There is  a reason T-Mobile has overtaken Sprint as the number 3 provider in the US. On an unrelated note Project Fi support is fantastic and prompt.

The good, the bad, and the Moto X



Build quality

At first it felt cheap and plasticy compared to my Nexus 4. Now it feels right and the Nexus 4 feels heavy and the glass feels like it could shatter at any moment.

And before you ask, no I did not get to customize the colors of my Moto X, I purchased the developer edition which is only available in black and white. Which is fine, I'd rather have that than a locked colorful version.

Screen

The screen is fantastic. Watching a video on it makes the phone melt away and leave only the media.

Touchless controls

The idea behind touchless controls is pretty cool, but in practical application, touchless controls are useless to me. This is 100% because of my security paranoia though. I have PIN on every mobile device I own and I trend towards the security side of the spectrum instead of the convenience end. Having to manually enter a PIN for every voice request completely removes the less from "touchless". My two hours of using the Moto X before configuring a PIN hinted at it's potential though and for those not as concerned with security, this will be fantastic for everyday use.

Active display

One small part of this feature seems so unimportant before experiencing it, but after only a short period, I don't ever want a phone without it. Simply taking the phone out of your pocket (or flipping it over on the table) automatically displays the current time. I know what you're thinking...that it's really not that difficult to hit the power button to turn the screen on and off. And you're right, it's not that hard. But this just feels so much better!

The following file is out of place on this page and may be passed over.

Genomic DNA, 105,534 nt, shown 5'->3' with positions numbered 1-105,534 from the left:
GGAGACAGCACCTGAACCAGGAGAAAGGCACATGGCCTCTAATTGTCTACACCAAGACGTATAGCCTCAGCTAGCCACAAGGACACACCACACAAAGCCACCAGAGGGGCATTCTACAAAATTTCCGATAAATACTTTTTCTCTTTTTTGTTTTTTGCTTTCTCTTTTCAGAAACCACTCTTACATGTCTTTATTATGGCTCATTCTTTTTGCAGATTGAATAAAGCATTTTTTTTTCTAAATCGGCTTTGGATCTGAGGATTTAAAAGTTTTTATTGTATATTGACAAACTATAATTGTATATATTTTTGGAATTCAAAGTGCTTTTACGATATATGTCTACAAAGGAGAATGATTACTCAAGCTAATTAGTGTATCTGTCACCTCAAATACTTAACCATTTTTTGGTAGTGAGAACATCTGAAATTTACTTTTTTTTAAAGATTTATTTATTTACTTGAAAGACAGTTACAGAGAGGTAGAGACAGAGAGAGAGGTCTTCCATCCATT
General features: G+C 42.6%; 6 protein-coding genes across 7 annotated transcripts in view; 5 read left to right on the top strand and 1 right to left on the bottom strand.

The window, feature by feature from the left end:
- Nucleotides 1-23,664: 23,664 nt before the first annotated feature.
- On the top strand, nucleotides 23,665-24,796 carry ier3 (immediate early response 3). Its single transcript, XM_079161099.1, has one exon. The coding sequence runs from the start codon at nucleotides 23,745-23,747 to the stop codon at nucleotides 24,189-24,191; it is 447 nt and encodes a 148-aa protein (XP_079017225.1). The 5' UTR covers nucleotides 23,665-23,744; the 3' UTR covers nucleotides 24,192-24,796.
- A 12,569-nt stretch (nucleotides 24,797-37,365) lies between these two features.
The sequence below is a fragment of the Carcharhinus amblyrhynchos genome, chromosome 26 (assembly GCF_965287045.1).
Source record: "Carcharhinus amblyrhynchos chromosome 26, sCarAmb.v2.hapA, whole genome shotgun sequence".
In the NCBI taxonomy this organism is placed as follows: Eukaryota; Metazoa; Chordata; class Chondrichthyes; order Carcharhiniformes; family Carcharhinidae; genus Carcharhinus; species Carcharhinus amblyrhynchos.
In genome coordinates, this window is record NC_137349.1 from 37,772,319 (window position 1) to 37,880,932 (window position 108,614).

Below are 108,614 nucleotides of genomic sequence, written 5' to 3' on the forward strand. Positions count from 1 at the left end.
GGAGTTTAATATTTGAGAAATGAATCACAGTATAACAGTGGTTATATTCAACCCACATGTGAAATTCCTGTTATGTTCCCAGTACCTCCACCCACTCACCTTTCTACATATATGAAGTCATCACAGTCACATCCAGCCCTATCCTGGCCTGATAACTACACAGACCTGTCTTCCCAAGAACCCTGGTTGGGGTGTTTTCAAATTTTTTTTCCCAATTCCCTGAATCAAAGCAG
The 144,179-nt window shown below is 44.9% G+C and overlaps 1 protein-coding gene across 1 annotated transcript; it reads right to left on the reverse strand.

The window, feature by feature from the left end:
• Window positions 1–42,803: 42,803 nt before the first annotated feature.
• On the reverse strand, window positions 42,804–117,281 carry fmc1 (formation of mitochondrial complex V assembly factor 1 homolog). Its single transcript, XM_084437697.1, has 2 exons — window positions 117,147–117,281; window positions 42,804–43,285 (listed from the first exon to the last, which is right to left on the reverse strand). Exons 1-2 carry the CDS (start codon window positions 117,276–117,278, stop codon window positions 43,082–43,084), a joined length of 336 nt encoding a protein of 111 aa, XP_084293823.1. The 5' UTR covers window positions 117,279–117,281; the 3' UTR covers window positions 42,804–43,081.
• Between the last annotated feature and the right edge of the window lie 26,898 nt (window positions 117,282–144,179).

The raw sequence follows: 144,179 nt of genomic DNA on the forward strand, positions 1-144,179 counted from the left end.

The main feature of showing notifications without having to turn the phone on useful too. It even works with a security PIN and will lead to fewer unlocks as you can check out the snippet and decide if any actions need to be taken.




Motorola device policy

With the device manager you can remotely lock, locate, or wipe your device. It's kind of odd that Motorola is offering this as Android now has it built it. I opted not to use it as I've already got the built in device manager, and Google Apps device manager setup.

Camera

The camera interface minimalist and stays out of your way so you can get the job done.

I didn't think much of the quick capture camera at first. It seemed like a gimmick for the sake of being flashy, and in some respects it is. But it's also an elegant solution needed because of how the active display changes the interaction model. In existing phones you always have to hit the power button to turn the screen on. At that point it's a simple swipe on the lockscreen to bring up the camera and start snapping away. But with the active display, you get of the habit of seeing the lock screen unless you have the intent to unlocking your phone. The double wrist twist is simple, fast, and easy.